Misfit Parlors, 4 Hayward Place, Boston

Misfit Parlors tc1

Misfit Parlors tc2

“Misfit Parlors. No. 4 Hayward Place, Boston.” 

A very similar card for this establishment (with moon and dog) was found online as having been sold at auction; hence the heavy watermarks on ours above. But what a beauty, with the winking moon, the sky colors, and the little white dog! The reverse side advertises their price listing for custom-made pants and overcoats, and includes the lovely phrasing:

“High Art and Elegant Garments in Silk and Satin Lined Overcoats and Ulsterettes, rendering a most opportune chance to secure….A $50.00 Custom-Made Overcoat for  – – – $20.00…..”  

“Recollect, every Garment bears the name of the Tailor.”

“Misfit Parlors. Private House, 4 Hayward Place, Near Globe Theatre, 3 doors from Washington St.   Open evenings till 9 o’clock; Saturday, till 11 P.M.”

A want ads posting in the Boston Post dated September 10, 1892, finds the Boston Misfit Clothing Company located just down the street, at 26 Hayward Place. (Newspapers.com)

Misfit Ad

In checking city directories for both the addresses, it would appear that the Misfit Clothing Company may not have been long in operation. Various individuals show at the Hayward Place addresses in the 1880s and 1890s, under a variety of occupations, so it would seem there was a high turnover for tenants. This fact, along with the above ad being in the want ads, probably indicates the proprietor didn’t have a lot of money to spend on advertising, and was not doing well enough to continue for very long, or perhaps just moved on to something he or she liked better.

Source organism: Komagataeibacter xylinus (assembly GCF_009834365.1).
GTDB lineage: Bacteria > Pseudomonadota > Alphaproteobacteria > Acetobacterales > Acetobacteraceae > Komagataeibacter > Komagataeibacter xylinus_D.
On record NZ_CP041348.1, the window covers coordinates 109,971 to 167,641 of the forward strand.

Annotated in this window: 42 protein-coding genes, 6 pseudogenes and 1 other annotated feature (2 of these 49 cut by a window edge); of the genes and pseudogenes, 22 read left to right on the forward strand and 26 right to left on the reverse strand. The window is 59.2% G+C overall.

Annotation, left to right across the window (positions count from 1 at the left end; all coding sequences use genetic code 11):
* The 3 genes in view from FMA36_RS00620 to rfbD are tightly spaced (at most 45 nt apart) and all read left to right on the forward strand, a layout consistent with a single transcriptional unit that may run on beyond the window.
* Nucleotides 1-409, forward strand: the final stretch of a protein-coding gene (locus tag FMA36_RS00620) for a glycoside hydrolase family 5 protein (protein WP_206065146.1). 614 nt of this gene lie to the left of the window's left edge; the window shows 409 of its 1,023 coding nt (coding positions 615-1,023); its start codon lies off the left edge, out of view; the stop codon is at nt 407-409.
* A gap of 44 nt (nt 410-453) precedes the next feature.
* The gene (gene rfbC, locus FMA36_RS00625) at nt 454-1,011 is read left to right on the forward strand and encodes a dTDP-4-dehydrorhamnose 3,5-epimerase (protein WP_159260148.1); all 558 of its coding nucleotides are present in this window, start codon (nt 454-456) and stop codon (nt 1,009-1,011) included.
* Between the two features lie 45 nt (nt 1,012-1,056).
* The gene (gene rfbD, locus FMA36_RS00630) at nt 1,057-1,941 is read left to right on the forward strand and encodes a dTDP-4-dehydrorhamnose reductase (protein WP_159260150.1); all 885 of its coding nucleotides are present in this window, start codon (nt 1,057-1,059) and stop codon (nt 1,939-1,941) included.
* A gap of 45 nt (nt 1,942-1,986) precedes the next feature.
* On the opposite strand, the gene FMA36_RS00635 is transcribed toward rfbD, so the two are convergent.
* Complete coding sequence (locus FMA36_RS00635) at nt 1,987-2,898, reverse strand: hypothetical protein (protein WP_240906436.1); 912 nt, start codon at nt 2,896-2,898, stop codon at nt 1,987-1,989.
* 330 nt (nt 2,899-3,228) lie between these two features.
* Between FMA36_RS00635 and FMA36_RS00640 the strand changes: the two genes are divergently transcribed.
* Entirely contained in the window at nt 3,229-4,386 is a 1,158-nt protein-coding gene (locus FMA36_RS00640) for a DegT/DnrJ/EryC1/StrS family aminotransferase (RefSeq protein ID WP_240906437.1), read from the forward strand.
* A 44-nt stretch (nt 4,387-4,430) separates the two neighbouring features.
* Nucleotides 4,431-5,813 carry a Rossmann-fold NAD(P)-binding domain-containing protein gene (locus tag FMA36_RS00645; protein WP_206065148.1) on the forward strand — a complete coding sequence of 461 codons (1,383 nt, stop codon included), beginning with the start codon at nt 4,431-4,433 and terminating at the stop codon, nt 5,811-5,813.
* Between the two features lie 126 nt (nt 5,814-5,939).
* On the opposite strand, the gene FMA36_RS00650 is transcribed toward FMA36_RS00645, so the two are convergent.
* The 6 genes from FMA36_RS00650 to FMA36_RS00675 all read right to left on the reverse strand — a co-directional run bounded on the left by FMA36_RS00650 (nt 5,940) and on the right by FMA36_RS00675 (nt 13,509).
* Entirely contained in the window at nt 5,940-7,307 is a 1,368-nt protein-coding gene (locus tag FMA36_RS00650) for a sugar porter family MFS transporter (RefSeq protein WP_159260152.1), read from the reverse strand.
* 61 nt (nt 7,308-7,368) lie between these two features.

The phrase “misfit clothing” seems to have been one used back in the day. Another ad for a tailor (unrelated to the trade card company) advertised in the 1880 Fall River, Mass city directory,  “Misfit clothing altered to perfect fit.” 

A parlor is not always a brothel….

The very similar card (mentioned at the beginning of this post) that we found online as having been sold at auction, was described as advertising a brothel. And one can see how the use of the word “parlors” could invite this interpretation, but really without any records found to back up this claim, or even stretching it, as if the clothing store was a “front” or something….well, you can do the math.

Trade Card. Circa 1892.      Selling price:  To be determined. Please contact web owner if interested.     Size:  About 5 and 1/8 x 3 and 1/8″

Sources:  Boston Post. 10 September 1892. Saturday, p. 7. (Newspapers.com.)

Ulster coat. n.d. https://en.wikipedia.org/wiki/Ulster_coat. (accessed November 8, 2015).

Sampson, Davenport & Co.’s Fall River Directory, 1880, Vol 14. p. 526. (Ancestry.com. U.S. City Directories, 1822-1989.)

Wilmot’s Clothing House Trade Card

Wilmots Clothing Trade Card tc1Wilmots Clothing Trade Crd tc2

Victorian Era trade card, Boston, circa 1885.

Size:  About 4 and 1/2 x 2 and 5/8″

Price:  $15.00

Cheap Suits On Newspaper Row